So that leaves us with our third component, which is energy. Essentially, a big rise in oil prices would crash the system.

Is this likely? On balance, it is. Oil demand is growing at around 1.4 mmb/d each year. Supply has kept pace, mainly thanks to increased shale and other unconventional output, plus an increase in supply from OPEC. Neither may be sustainable. Shales are extremely capital intensive, because of the “drilling treadmill” caused by ultra-rapid decline rates. Few OPEC countries have much scope to deliver increased supplies. Underlying ECoE, SEEDS says, is 42% higher now than it was in 2007.

Put this higher ECoE together with the slump in investment caused by the fall in crude prices, and the implication is that crude prices could spike, and do so rather more quickly than is generally expected.

That, then, is what we should be watching for when looking out for another crash. All the other conditions are in place, including excessive debt, weak underlying growth (reflecting rising ECoEs), overstretched government balance sheets, and an inability to repeat the monetary adventurism of 2008-09.

All that we’re waiting for is an oil price spike, and a trigger equivalent to the “Lehman moment”.

Both may come sooner rather than later.

 

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#111: A spike to puncture the bubble?

OIL PRICES

Anyone living in a bubble should beware of spikes.

Between 2001 and 2008, world debt (at current market values) increased from $60tn to $117tn.

There’s a bubble.

In 2001, the price of oil averaged $24/bbl. In the summer of 2008, it peaked at $147/bbl.

There’s a spike.

Though the connection isn’t drawn perhaps as often as it should be, there can be little doubt that the massive spike in oil prices punctured the equally massive debt bubble, leading directly to the global financial crisis (GFC).

The connection seems inescapable. Dramatically higher oil prices, in themselves, drained enormous amounts of liquidity out of the same oil-importing Western economies which were merrily bingeing on debt. Just as importantly, the surge in oil prices also drove up the cost of energy-intensive commodities, including minerals and food.

Could the same thing happen again, triggering a second (and probably much worse) global financial crash?

The bubble is certainly there – and is even bigger than the last one.

Since 2008, world debt (at current values) has expanded from $117tn to $160tn. But these headline numbers are converted to dollars at market exchange rates. Converted using the more realistic PPP (purchasing power parity) convention, debt has already reached 235% of world GDP, or $260tn. The equivalent figure in 2008 was $153tn.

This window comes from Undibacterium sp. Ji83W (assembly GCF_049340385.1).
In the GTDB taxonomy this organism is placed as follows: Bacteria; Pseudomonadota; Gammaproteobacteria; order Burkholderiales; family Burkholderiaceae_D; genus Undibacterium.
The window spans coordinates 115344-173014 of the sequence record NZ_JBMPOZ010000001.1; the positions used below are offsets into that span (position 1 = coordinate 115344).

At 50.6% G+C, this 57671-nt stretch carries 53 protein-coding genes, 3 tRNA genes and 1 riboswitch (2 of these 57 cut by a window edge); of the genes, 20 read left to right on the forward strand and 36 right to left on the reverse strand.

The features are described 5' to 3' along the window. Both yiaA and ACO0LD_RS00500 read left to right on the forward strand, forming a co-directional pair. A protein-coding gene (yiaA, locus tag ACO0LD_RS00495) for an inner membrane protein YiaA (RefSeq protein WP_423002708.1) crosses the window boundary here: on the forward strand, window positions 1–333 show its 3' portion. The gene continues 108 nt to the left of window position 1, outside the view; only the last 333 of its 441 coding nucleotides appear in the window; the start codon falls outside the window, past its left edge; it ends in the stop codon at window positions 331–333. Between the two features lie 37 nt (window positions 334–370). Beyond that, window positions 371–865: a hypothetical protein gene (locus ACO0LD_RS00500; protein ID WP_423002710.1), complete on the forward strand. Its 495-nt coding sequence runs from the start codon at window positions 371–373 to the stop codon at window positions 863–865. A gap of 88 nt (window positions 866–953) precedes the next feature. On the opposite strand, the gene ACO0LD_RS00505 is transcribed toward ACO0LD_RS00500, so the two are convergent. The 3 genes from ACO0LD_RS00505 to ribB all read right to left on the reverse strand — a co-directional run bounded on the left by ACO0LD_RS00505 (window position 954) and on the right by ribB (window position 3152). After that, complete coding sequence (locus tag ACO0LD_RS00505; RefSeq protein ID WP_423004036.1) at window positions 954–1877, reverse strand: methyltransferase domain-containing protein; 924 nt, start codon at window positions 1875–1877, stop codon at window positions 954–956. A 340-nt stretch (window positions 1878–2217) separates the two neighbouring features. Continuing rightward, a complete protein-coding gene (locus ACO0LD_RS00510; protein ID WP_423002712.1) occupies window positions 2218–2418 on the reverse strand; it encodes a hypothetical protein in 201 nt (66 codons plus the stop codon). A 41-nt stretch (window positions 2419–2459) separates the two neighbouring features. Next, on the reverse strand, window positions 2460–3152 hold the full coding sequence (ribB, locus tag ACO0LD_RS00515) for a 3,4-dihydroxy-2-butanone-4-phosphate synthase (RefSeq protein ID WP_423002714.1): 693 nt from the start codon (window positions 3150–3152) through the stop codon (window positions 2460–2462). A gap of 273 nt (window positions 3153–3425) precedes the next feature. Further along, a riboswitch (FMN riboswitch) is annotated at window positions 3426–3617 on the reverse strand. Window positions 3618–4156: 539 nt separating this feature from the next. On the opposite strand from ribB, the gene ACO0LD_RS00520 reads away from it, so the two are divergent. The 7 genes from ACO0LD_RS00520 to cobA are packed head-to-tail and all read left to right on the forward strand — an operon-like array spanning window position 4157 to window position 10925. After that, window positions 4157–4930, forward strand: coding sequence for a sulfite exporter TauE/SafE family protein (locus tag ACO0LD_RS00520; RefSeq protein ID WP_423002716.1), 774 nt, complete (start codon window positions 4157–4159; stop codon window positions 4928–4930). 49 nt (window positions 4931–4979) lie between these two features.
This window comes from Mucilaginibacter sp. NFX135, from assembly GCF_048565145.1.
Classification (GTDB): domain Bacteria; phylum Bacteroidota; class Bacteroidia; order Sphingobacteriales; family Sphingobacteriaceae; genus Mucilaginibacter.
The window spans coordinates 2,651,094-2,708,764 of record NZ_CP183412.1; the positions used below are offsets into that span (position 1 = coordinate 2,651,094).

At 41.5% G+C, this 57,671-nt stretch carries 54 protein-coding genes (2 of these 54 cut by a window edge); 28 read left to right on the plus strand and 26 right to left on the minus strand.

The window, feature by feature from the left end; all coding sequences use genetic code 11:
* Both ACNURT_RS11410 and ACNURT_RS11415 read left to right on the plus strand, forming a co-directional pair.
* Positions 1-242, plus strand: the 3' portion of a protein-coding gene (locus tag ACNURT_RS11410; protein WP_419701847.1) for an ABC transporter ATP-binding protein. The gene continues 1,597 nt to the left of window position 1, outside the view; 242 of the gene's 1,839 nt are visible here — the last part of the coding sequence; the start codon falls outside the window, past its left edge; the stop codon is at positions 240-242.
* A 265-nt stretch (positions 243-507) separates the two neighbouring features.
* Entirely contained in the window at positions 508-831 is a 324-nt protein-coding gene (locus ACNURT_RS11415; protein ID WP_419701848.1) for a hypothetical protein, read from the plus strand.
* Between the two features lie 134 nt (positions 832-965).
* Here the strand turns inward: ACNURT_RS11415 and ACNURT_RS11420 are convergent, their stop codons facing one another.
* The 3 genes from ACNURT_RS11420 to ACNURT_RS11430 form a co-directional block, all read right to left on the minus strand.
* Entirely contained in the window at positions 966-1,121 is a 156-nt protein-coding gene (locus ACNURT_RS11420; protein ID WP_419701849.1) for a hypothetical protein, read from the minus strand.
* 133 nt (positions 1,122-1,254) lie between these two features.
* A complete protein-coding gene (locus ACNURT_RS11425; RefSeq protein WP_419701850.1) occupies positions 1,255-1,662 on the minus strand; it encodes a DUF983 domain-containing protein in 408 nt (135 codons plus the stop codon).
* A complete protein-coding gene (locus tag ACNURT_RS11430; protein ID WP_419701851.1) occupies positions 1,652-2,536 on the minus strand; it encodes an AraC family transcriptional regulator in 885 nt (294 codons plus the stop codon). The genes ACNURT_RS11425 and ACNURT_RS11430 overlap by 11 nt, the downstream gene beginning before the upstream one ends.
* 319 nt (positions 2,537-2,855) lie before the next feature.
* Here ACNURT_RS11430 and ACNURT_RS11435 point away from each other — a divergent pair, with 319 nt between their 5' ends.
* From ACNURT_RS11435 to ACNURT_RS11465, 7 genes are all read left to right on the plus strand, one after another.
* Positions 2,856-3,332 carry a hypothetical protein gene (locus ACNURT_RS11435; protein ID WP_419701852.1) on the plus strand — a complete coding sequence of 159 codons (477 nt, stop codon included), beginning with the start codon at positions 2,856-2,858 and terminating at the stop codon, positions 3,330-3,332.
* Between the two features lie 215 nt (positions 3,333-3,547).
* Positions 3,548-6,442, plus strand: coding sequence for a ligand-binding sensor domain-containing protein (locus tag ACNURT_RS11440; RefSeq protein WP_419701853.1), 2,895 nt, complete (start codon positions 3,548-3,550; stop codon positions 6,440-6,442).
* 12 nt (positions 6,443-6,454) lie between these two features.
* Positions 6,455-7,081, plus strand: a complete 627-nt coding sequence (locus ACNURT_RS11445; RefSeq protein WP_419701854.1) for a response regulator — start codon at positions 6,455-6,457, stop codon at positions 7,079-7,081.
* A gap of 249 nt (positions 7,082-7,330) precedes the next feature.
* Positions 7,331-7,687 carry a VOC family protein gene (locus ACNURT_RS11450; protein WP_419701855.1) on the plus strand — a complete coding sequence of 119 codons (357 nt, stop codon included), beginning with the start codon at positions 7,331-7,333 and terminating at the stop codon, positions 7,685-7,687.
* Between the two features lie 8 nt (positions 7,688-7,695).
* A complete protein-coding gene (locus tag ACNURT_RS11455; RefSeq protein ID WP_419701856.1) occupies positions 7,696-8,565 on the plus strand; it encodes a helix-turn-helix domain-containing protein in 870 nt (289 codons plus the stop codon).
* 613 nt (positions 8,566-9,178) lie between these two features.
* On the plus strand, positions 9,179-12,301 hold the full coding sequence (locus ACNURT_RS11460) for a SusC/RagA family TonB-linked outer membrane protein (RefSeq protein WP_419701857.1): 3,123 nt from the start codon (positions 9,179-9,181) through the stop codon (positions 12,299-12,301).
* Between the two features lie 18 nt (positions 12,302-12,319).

On top of that, there are truly gargantuan shortfalls in pension provision, shortfalls which are “set to dwarf world GDP”.

In the period before 2008, the authorities had confined themselves to deregulatory recklessness, which facilitated a big increase in aggregate debt, and an equally big proliferation in risk.

Since then, monetary recklessness has been stirred into the mix, turbocharging debt escalation as well as bending returns on capital completely out of shape. That, ultimately, is why it has become impossible to provide adequately for retirement.

So there is certainly a bubble. Should we expect a spike?

Thus far in the bubble, a saving grace has been cheap oil. The price of oil averaged $44/bbl last year, down from $109/bbl as recently as 2013.

Demand for oil has continued to grow. Between 2007 and 2009, world oil demand decreased by 1.8 mmb/d (million barrels per day). But demand in 2016 (93.2 mmb/d) was 10.4 mmb/d, or 13%, higher than it was back in 2009 (82.8 mmb/d).

By and large, supply has kept pace. Since 2009, supplies from non-OPEC countries have increased by 5.7 mmb/d. OPEC countries have chipped in an additional 1.8 mmb/d of unconventional liquids, not subject to the cartel’s quota. The world’s need for quota crude from OPEC has therefore grown only modestly, from 29.3 mmb/d in 2009 to 32.3 mmb/d last year.

But this could now change. Much of the increase in non-OPEC supply has come from shale oil production in the United States. There are now some pretty persuasive reasons for thinking that US shale output might be at or near a peak, from which it could fall away quite quickly.

Readers will be familiar with some of the weaknesses of the shale story. Where output from conventional oil wells typically declines at between 5% and 10% annually, depletion rates for shale are dramatically more severe, with rates of 60%, and above, by no means uncommon.

This puts operators on a “drilling treadmill”, having to keep drilling new wells to offset declines from old ones. This has been fine so long as investors, convinced of the eventual profitability of “Saudi America”, keep stumping up capital. The day has to come, however – and probably sooner rather than later – when investors cease to oblige.

Where the petroleum industry is concerned, the picture is becoming clearer. The world’s appetite for oil is continuing to grow at around 1.4 mmb/d (1.5%) each year. Supplies of conventional crude have already peaked, and shale supply seems fairly close to doing the same.

Logically, this points to another spike in prices. One reservation has to be the ability of the world’s consumers to pay higher prices. But these consumers will probably do what they did at the same point in the previous cycle – which is to grumble, pay up, and add the cost to their already enormous debts.

We certainly have the bubble. We may, pretty confidently, anticipate the spike.

= = = =

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#110: Diverging fortunes